Yeah, it's not that productive.
But Cynthia, you say, weren't you complaining about this last year? Aren't you some hot-shot author now, with your book selling like hotcakes? Why haven't you bought an air conditioner?
Well, see. That's a funny story. Part of it is California's fault. That's right, CA, I'm looking at you. What it costs to buy a house in you is simply ludicrous. I could have 2 nice brand-new houses in Idaho for what we are paying for a almost-completely-unrenovated-since-1961 house in southern California. Pbbt, California. But I'm not complaining too much, since me selling Unearthly is what gave our family the ability to buy a home here. Otherwise, even though my husband has a great job, even though I teach to supplement our income, we simply could not have afforded to buy a house. And I love our house. But it doesn't have the frills. Like AC.
Shame on you, California. Shame. But I do love your beaches.
The other part of the blame lies with piraters.
Now, I say "piraters," as opposed to "pirates," because as the mother of a four-year-old boy I am obligated to think that pirates, the type with the eye patch and the shoulder parrot and the black flag with the skull and crossbones are awesome. I play the role of Captain Hook at least once a day, and my son is of course Mister Smee, and I've found that he listens to what I tell him to do way better if I phrase it like, "ARGHH, matey, methinks you should eat up all your waffle, otherwise I'll be forced to plunder it. . ."
Piraters are people who download free (illegal) copies of my book.
So not awesome.
Now, if you are one of those people who thinks it's okay to steal books, I will refer to you to Lilith Saintcrow's blog post on this subject. It has some spicy language, so be warned.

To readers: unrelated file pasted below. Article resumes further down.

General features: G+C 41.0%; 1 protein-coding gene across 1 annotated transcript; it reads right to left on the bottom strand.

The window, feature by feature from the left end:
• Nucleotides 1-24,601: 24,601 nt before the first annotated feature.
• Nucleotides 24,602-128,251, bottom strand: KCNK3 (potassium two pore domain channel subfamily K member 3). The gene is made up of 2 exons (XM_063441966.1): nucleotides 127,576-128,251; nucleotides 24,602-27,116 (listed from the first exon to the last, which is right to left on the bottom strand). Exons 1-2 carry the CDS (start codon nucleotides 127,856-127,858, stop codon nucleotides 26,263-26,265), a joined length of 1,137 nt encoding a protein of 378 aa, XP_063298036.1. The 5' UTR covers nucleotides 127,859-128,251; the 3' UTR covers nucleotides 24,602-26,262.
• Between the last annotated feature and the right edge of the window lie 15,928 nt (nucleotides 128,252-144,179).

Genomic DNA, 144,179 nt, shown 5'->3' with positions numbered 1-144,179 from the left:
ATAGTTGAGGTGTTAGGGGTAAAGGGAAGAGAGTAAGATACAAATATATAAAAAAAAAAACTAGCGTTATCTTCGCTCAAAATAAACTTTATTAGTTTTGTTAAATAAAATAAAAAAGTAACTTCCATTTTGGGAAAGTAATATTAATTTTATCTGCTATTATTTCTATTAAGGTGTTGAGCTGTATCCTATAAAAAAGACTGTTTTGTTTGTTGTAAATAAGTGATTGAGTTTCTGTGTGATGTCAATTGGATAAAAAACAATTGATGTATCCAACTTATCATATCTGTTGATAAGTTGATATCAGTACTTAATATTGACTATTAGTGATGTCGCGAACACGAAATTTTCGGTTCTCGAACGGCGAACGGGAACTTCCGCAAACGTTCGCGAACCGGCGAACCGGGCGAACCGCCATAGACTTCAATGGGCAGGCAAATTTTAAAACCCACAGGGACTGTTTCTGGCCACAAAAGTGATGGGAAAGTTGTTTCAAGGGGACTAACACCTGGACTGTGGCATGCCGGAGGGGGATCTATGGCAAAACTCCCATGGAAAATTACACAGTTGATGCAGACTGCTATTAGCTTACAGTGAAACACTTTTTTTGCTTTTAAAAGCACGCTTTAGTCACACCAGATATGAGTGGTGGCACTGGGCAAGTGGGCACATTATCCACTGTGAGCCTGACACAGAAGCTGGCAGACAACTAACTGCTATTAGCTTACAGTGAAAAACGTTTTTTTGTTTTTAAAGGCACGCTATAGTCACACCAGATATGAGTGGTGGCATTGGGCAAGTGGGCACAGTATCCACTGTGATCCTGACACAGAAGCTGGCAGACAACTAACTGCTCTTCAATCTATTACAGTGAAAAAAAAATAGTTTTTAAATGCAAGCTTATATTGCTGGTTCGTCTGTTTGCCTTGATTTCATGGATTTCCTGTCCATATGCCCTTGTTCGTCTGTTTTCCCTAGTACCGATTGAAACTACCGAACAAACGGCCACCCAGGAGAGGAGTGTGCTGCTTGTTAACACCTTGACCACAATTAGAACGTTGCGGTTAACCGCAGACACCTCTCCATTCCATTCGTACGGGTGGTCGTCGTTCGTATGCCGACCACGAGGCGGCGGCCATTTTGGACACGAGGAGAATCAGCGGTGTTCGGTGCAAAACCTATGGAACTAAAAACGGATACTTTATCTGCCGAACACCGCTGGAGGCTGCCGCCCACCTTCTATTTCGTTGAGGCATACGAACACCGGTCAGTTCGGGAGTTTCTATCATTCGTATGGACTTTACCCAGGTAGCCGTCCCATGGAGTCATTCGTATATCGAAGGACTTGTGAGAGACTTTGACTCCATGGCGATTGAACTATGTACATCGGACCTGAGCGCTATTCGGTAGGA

I adore Lilith Saintcrow. Strange Angels kicks butt. And her blog is hi-larious. I am regularly stricken with writerly envy over her copious and amusing blog posts.
And on the subject of piracy, I agree with her one hundred percent.
I never thought so much about piracy until I became a published author. Sure, I'd heard of it. It wasn't something I'd ever dream of doing any more than I'd try to slip in the back door of a movie theater for a free movie or pocket a candy bar in a convenience store. My momma done taught me that's WRONG. But it really came to my attention when my own book started to be pirated.
The first time, it was a question on one of those question-and-answer websites, some girl asking where she could find my book for free. I felt obligated to respond. I said that I hoped that no one would help her to steal my book, but if she would provide the name of her local library, I would gladly send them a copy. She, of course, didn't reply.